• 2.
    Söderlund, Karin
    et al.
    Linköping University, Department of Clinical and Experimental Medicine, Oncology. Linköping University, Faculty of Health Sciences.
    Svensson, Susanne
    Linköping University, Department of Clinical and Experimental Medicine, Oncology. Linköping University, Faculty of Health Sciences.
    Abrahamsson, Annelie
    Linköping University, Department of Clinical and Experimental Medicine, Oncology. Linköping University, Faculty of Health Sciences.
    Bendrik, Christina
    Linköping University, Department of Clinical and Experimental Medicine, Oncology. Linköping University, Faculty of Health Sciences.
    Robertson, Jennifer
    McMaster University, Hamilton, Ontario, Canada.
    Gauldie, Jack
    McMaster University, Hamilton, Ontario, Canada.
    Olsson, Anna-Karin
    Uppsala University, Sweden .
    Dabrosin, Charlotta
    Linköping University, Department of Clinical and Experimental Medicine, Oncology. Linköping University, Faculty of Health Sciences. Östergötlands Läns Landsting, Centre for Surgery, Orthopaedics and Cancer Treatment, Department of Oncology UHL.
    Inflammation Induced by MMP-9 Enhances Tumor Regression of Experimental Breast Cancer2013In: Journal of Immunology, ISSN 0022-1767, E-ISSN 1550-6606, Vol. 190, no 8, p. 4420-4430Article in journal (Refereed)
    Abstract [en]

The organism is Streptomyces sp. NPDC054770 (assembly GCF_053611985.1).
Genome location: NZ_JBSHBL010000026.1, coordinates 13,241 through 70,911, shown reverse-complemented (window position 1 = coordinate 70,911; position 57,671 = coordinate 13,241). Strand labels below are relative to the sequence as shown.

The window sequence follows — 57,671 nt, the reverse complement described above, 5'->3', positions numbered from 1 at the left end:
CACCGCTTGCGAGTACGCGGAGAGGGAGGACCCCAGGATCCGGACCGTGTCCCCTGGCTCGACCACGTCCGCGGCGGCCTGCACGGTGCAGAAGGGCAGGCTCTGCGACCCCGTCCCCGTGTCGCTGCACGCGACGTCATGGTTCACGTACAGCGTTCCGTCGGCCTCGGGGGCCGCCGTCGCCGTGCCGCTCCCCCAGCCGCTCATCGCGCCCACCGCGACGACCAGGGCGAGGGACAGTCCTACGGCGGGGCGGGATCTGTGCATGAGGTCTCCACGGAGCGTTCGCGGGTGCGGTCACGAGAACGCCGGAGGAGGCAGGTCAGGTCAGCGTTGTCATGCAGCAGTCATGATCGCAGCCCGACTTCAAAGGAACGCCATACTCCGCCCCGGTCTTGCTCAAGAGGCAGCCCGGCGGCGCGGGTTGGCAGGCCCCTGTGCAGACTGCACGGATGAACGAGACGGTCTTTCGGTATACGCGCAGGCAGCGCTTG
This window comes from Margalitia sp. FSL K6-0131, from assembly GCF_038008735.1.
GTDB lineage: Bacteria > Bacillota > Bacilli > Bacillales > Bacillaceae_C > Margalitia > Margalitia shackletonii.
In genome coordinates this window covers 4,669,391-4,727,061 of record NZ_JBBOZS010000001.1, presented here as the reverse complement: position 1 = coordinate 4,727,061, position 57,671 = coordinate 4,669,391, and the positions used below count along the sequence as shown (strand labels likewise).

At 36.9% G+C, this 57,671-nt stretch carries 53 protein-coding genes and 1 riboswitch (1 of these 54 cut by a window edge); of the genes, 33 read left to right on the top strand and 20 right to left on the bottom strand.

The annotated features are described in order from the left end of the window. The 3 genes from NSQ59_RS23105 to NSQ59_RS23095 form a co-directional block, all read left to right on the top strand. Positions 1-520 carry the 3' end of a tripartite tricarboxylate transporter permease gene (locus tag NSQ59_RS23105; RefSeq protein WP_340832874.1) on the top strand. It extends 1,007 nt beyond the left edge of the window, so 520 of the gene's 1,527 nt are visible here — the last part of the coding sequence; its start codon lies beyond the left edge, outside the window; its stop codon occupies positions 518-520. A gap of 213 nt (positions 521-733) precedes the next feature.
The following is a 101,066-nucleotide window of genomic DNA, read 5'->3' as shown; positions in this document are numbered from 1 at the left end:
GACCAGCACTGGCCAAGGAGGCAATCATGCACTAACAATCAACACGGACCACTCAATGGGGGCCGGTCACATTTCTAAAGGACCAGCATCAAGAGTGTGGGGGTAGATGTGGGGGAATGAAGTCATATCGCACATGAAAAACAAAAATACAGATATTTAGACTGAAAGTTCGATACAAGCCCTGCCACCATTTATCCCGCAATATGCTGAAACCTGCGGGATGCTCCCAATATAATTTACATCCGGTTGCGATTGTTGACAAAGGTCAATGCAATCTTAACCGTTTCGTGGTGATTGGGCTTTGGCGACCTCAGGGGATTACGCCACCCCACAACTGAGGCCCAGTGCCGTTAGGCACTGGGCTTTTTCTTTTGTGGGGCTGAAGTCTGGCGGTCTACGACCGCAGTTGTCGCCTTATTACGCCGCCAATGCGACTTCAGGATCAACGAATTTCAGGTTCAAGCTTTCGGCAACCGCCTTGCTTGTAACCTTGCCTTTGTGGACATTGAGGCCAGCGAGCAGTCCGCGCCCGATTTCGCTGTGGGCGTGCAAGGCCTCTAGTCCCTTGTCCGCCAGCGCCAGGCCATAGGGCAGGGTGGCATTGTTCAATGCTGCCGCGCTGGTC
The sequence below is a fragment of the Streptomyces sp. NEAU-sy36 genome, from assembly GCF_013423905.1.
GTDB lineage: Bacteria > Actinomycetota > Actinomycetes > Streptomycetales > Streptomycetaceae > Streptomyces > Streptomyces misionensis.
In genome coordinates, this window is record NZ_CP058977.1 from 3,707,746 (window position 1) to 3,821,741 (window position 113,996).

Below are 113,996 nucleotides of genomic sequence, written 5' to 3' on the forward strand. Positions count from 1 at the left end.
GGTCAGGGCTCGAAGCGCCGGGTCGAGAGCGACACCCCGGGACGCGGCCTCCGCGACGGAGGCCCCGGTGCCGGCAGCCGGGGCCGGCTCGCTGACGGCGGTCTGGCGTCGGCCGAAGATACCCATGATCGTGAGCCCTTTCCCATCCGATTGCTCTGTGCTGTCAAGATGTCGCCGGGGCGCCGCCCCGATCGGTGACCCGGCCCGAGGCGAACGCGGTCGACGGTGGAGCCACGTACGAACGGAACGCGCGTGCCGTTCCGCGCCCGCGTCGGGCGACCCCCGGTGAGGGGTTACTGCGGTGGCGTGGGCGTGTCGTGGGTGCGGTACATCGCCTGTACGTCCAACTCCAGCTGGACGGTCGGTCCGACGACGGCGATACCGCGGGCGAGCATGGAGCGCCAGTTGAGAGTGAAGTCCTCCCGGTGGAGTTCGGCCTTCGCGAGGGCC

Matrix metalloproteinases (MMPs) have been suggested as therapeutic targets in cancer treatment, but broad-spectrum MMP inhibitors have failed in clinical trials. Recent data suggest that several MMPs including MMP-9 exert both pro-and antitumorigenic properties. This is also the case of the natural inhibitors of MMPs, tissue inhibitor of metalloproteinases (TIMPs). The inhibitor of MMP-9 is TIMP-1, and high levels of this enzyme have been associated with decreased survival in breast cancer. Inflammation is one hallmark of cancer progression, and MMPs/TIMPs may be involved in the local immune regulation. We investigated the role of MMP-9/TIMP-1 in regulating innate antitumor immunity in breast cancer. Breast cancers were established in nude mice and treated with intratumoral injections of adenoviruses carrying the human TIMP-1 or MMP-9 gene (AdMMP-9). In vivo microdialysis for sampling of cancer cell-derived (human) and stroma-derived (murine) proteins, immunostainings, as well as cell cultures were performed. We report a dose-dependent decrease of tumor growth and angiogenesis after AdMMP-9 treatment. In addition to increased generation of endostatin, AdMMP-9 promoted an antitumor immune response by inducing massive neutrophil infiltration. Neutrophil depletion prior to gene transfer abolished the therapeutic effects of AdMMP-9. Additionally, AdMMP-9 activated tumor-infiltrating macrophages into a tumor-inhibiting phenotype both in vivo and in vitro. AdMMP-9 also inhibited tumor growth in immune-competent mice bearing breast cancers. Adenoviruses carrying the human TIMP-1 gene had no effect on tumor growth or the immune response. Our novel data identify MMP-9 as a potent player in modulating the innate immune response into antitumor activities. The Journal of Immunology, 2013, 190: 4420-4430.